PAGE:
Quietness is something that has pervaded my time here in Berlin. There is the obvious language gap — the feelings I cannot yet express in German, the frustration at not being able to make myself heard as I can in English — that makes me feel like a young girl all over again. And there is the distance between myself and my home — my native voices, language quirks and accents — that mean that even when I do speak English here often there requires interpretation of slang, or speaking a simplified slower version of English in order to accommodate the fact that English is often someone’s second or third language. But there is also a quietness to my everyday — I no longer so easily switch on the radio for background noise as I did in Melbourne, or talk so freely with staff at cafes, or eavesdrop into others’ conversations on the tram. Sometimes this adds to the feelings of loneliness and isolation, but sometimes it is also a blessing. Without the added noise running through my head there is time for self-reflection, but also for imagination. Not knowing a particular word in German forces me to try to work it out through context and body language. Not being able to talk easily with the cafe staff or the person sitting next to me means I often find myself making up little stories about their lives while I drink my tea.
And having less words to work with in German makes English feel lush and full of possibilities — it makes expressing myself in my native language feel joyful. All of this is great for my writing, but also makes reading in English a richer and (even) more pleasurable experience. Because in Berlin I am often moving as a shadow, trying to complete everyday tasks without being noticed or failing at language or cultural differences; but on the page my inner world comes alive in a way that I haven’t felt since childhood. Which is why reading Six Bedrooms now was such perfect timing. In Bennett Daylight’s vulnerable girls and women I see the same teenager in Adelaide trying to work out who she was and how to express herself through words, actions, clothes, language and music; and the same twenty-year-old in London trying to find her way in a place that felt equally foreign and like home; and the same mid-twenties-early-thirties woman that forged her place in Melbourne and finally began to feel comfortable in her own skin. Those voices, that language, those feelings of vulnerability, excitement, pain and fatigue never leave us no matter how old we are or where we find ourselves. By capturing the voice of young women in this collection of stories, Bennett Daylight reminds us that we are never far from our past, yet, crucially, she also reminds us that no matter how quiet or loud the world around us may be, we are never alone.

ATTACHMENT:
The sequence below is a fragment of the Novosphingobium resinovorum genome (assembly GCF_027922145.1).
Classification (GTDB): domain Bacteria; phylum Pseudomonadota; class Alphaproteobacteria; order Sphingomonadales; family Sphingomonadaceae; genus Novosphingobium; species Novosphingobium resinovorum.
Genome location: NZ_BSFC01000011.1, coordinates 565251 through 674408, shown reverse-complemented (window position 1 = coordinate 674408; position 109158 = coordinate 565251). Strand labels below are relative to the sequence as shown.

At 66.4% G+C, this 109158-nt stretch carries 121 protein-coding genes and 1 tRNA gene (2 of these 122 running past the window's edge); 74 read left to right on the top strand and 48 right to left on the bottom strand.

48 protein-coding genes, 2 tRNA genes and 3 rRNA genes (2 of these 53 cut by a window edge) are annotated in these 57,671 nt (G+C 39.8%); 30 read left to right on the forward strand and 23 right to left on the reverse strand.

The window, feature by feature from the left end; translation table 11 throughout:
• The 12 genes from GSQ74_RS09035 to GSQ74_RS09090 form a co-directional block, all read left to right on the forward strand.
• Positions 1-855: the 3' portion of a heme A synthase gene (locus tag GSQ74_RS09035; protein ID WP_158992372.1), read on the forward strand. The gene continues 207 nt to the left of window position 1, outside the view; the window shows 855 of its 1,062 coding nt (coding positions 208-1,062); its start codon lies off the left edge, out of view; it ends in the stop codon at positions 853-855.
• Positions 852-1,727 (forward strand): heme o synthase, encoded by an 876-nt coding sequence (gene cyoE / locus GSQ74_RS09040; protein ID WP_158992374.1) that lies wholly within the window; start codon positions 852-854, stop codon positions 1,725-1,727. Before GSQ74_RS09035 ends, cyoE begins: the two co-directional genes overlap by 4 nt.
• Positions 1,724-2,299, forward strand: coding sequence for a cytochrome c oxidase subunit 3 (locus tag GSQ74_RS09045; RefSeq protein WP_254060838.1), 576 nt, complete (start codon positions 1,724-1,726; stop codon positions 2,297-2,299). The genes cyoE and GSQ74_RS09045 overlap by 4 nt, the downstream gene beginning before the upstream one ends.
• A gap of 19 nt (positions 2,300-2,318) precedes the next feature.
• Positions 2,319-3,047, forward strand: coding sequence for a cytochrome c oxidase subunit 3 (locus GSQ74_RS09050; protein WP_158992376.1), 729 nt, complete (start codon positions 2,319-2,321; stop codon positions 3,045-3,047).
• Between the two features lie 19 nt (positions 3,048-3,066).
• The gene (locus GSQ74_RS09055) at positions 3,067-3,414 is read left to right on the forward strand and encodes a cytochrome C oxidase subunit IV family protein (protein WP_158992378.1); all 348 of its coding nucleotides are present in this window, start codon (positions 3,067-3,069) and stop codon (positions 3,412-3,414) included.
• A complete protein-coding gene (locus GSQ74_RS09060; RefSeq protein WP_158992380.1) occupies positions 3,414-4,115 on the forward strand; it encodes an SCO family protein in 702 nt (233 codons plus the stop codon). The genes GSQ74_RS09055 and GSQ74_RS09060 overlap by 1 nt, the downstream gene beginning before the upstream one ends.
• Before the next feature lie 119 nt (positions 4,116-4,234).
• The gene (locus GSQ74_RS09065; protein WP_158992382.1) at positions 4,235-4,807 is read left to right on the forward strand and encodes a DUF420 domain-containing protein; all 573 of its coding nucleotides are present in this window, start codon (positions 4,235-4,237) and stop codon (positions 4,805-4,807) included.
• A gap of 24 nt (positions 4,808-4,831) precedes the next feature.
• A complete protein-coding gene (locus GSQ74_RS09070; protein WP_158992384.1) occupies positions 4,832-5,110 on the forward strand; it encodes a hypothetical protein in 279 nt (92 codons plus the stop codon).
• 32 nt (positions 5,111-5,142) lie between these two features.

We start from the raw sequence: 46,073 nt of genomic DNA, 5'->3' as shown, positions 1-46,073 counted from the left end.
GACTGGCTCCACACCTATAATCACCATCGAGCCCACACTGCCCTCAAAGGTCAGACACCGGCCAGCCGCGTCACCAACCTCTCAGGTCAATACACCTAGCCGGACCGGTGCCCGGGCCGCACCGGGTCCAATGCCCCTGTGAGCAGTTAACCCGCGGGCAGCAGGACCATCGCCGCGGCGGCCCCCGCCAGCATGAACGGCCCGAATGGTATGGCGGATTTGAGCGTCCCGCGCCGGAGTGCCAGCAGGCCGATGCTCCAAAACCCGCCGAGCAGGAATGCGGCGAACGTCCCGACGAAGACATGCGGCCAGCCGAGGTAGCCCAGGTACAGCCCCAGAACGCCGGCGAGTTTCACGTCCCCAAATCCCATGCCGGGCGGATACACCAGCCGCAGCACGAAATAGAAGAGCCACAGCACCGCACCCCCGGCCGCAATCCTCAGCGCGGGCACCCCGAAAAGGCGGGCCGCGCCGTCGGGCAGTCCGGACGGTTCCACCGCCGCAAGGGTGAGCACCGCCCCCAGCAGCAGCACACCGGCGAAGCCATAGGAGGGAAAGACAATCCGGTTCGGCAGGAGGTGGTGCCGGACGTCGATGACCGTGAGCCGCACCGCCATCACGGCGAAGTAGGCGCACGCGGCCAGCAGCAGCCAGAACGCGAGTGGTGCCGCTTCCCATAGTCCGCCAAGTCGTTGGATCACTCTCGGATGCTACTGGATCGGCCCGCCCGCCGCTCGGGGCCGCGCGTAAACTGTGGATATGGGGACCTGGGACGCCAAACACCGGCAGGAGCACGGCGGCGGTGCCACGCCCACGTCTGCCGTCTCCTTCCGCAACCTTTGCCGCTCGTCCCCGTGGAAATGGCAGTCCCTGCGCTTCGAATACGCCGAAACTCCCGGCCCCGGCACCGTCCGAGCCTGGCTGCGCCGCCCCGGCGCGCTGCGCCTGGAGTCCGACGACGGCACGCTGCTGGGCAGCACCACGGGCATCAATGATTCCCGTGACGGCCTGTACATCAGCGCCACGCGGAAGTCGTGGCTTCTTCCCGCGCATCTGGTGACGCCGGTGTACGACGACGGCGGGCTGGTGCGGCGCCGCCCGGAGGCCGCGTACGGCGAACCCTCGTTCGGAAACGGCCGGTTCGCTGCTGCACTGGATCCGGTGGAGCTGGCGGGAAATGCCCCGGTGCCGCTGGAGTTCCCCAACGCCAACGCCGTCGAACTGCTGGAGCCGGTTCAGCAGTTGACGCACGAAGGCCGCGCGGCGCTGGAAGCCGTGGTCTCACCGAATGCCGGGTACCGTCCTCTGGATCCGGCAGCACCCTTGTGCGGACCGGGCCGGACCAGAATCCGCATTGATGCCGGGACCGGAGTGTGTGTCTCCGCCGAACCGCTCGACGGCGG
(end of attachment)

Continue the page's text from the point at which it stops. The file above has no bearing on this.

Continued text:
Now that winter is here in full swing in Berlin, the dark days and cold nights are made a little easier by the inclusion of Glühwein (mulled wine). Being Germany, Glühwein comes ready-made in bottles at the supermarket for 2 or 3 euros (between $3-5 Australian per litre), though this recipe from Jamie Oliver looks close to what we drink here and easy to prepare. It is drunk everywhere you turn at the Weihnachtsmarkten (Christmas Markets) and is perfect with Gebrannte Nuss (spiced sugary nuts) that come in little paper cones while still warm, though they are often so sugary you may end up bringing some home with you (or make your own using this recipe on food.com). We also drank quite a lot of Glühwein on a recent weekend away with friends. It was the perfect drink to keep us warm and rosy and fuel long-awaited conversations about our respective lives away from Melbourne. But while I may be a long way from home and won’t have a Christmas by the beach eating seafood this year, enjoying the beauty and warmth of an indoor Christmas in Germany is certainly one way to stave off the homesickness a little.
‘Sometimes we are left with invisible marks that alter the way we see ourselves. What did he really offer me? A lesson, I suppose: What a woman wears can be used as a weapon against her. The uninvited gaze, the way it insinuates. The words that came so much later, equally unwelcome, equally insinuating, making me doubt my abilities and self-worth. Our lives are the culmination of these little moments. They add up to give us a picture of the world and the people in it.’ Bonnie Tsui writes beautifully on the ugliness of the male-gaze for The New York Times in ‘The Undress Code’.